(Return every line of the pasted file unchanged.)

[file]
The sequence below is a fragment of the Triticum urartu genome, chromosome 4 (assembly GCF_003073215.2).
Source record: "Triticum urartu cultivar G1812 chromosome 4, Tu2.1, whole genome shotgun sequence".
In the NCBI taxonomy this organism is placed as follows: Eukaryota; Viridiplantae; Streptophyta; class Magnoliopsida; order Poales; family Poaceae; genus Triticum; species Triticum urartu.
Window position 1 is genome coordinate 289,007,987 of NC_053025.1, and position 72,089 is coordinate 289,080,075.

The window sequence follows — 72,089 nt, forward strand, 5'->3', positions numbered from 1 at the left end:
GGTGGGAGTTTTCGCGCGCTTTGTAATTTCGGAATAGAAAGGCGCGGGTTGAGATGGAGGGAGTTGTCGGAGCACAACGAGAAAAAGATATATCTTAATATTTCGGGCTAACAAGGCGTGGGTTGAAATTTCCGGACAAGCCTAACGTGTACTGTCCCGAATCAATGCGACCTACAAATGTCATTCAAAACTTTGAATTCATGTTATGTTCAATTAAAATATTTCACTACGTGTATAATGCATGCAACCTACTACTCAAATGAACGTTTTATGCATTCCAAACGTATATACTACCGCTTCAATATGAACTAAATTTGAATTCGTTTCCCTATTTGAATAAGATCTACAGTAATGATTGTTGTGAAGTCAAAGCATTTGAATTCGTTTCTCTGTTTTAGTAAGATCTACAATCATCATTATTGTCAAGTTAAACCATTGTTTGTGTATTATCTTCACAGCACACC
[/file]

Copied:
The sequence below is a fragment of the Triticum urartu genome, chromosome 4 (assembly GCF_003073215.2).
Source record: "Triticum urartu cultivar G1812 chromosome 4, Tu2.1, whole genome shotgun sequence".
In the NCBI taxonomy this organism is placed as follows: Eukaryota; Viridiplantae; Streptophyta; class Magnoliopsida; order Poales; family Poaceae; genus Triticum; species Triticum urartu.
Window position 1 is genome coordinate 289,007,987 of NC_053025.1, and position 72,089 is coordinate 289,080,075.

The window sequence follows — 72,089 nt, forward strand, 5'->3', positions numbered from 1 at the left end:
GGTGGGAGTTTTCGCGCGCTTTGTAATTTCGGAATAGAAAGGCGCGGGTTGAGATGGAGGGAGTTGTCGGAGCACAACGAGAAAAAGATATATCTTAATATTTCGGGCTAACAAGGCGTGGGTTGAAATTTCCGGACAAGCCTAACGTGTACTGTCCCGAATCAATGCGACCTACAAATGTCATTCAAAACTTTGAATTCATGTTATGTTCAATTAAAATATTTCACTACGTGTATAATGCATGCAACCTACTACTCAAATGAACGTTTTATGCATTCCAAACGTATATACTACCGCTTCAATATGAACTAAATTTGAATTCGTTTCCCTATTTGAATAAGATCTACAGTAATGATTGTTGTGAAGTCAAAGCATTTGAATTCGTTTCTCTGTTTTAGTAAGATCTACAATCATCATTATTGTCAAGTTAAACCATTGTTTGTGTATTATCTTCACAGCACACC